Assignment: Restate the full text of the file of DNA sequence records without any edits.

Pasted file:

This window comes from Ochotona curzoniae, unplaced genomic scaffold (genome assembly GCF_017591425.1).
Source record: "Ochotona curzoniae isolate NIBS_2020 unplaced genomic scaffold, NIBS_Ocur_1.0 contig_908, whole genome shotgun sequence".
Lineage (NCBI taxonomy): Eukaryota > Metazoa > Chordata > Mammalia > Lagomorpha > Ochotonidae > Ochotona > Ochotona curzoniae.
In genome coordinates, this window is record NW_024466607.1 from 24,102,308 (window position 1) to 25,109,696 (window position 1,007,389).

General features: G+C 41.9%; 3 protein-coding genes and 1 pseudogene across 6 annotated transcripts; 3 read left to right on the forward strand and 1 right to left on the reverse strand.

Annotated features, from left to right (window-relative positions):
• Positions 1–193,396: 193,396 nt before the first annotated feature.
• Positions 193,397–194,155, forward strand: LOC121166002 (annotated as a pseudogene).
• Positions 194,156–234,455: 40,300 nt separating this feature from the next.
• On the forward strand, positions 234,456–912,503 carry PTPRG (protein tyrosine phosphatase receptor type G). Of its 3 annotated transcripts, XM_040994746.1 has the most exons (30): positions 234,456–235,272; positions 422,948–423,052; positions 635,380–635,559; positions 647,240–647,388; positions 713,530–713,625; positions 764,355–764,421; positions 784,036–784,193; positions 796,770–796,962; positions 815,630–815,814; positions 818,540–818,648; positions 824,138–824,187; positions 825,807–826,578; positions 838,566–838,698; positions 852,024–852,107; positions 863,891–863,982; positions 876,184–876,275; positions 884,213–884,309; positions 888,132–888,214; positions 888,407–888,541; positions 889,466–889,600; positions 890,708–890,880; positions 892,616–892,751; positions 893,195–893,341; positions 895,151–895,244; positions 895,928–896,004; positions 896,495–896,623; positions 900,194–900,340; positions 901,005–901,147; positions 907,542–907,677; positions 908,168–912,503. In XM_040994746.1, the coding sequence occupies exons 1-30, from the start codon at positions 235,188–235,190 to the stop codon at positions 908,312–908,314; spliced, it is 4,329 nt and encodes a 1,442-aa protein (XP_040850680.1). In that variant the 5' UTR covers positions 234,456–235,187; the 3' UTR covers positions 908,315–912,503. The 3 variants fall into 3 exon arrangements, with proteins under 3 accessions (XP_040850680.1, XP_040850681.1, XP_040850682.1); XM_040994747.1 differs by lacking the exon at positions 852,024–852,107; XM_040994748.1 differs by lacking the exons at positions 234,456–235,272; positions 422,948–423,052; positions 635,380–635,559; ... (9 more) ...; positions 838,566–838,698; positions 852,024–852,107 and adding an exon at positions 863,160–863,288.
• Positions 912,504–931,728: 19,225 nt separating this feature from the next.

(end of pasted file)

This window comes from Ochotona curzoniae, unplaced genomic scaffold (genome assembly GCF_017591425.1).
Source record: "Ochotona curzoniae isolate NIBS_2020 unplaced genomic scaffold, NIBS_Ocur_1.0 contig_908, whole genome shotgun sequence".
Lineage (NCBI taxonomy): Eukaryota > Metazoa > Chordata > Mammalia > Lagomorpha > Ochotonidae > Ochotona > Ochotona curzoniae.
In genome coordinates, this window is record NW_024466607.1 from 24,102,308 (window position 1) to 25,109,696 (window position 1,007,389).

General features: G+C 41.9%; 3 protein-coding genes and 1 pseudogene across 6 annotated transcripts; 3 read left to right on the forward strand and 1 right to left on the reverse strand.

Annotated features, from left to right (window-relative positions):
• Positions 1–193,396: 193,396 nt before the first annotated feature.
• Positions 193,397–194,155, forward strand: LOC121166002 (annotated as a pseudogene).
• Positions 194,156–234,455: 40,300 nt separating this feature from the next.
• On the forward strand, positions 234,456–912,503 carry PTPRG (protein tyrosine phosphatase receptor type G). Of its 3 annotated transcripts, XM_040994746.1 has the most exons (30): positions 234,456–235,272; positions 422,948–423,052; positions 635,380–635,559; positions 647,240–647,388; positions 713,530–713,625; positions 764,355–764,421; positions 784,036–784,193; positions 796,770–796,962; positions 815,630–815,814; positions 818,540–818,648; positions 824,138–824,187; positions 825,807–826,578; positions 838,566–838,698; positions 852,024–852,107; positions 863,891–863,982; positions 876,184–876,275; positions 884,213–884,309; positions 888,132–888,214; positions 888,407–888,541; positions 889,466–889,600; positions 890,708–890,880; positions 892,616–892,751; positions 893,195–893,341; positions 895,151–895,244; positions 895,928–896,004; positions 896,495–896,623; positions 900,194–900,340; positions 901,005–901,147; positions 907,542–907,677; positions 908,168–912,503. In XM_040994746.1, the coding sequence occupies exons 1-30, from the start codon at positions 235,188–235,190 to the stop codon at positions 908,312–908,314; spliced, it is 4,329 nt and encodes a 1,442-aa protein (XP_040850680.1). In that variant the 5' UTR covers positions 234,456–235,187; the 3' UTR covers positions 908,315–912,503. The 3 variants fall into 3 exon arrangements, with proteins under 3 accessions (XP_040850680.1, XP_040850681.1, XP_040850682.1); XM_040994747.1 differs by lacking the exon at positions 852,024–852,107; XM_040994748.1 differs by lacking the exons at positions 234,456–235,272; positions 422,948–423,052; positions 635,380–635,559; ... (9 more) ...; positions 838,566–838,698; positions 852,024–852,107 and adding an exon at positions 863,160–863,288.
• Positions 912,504–931,728: 19,225 nt separating this feature from the next.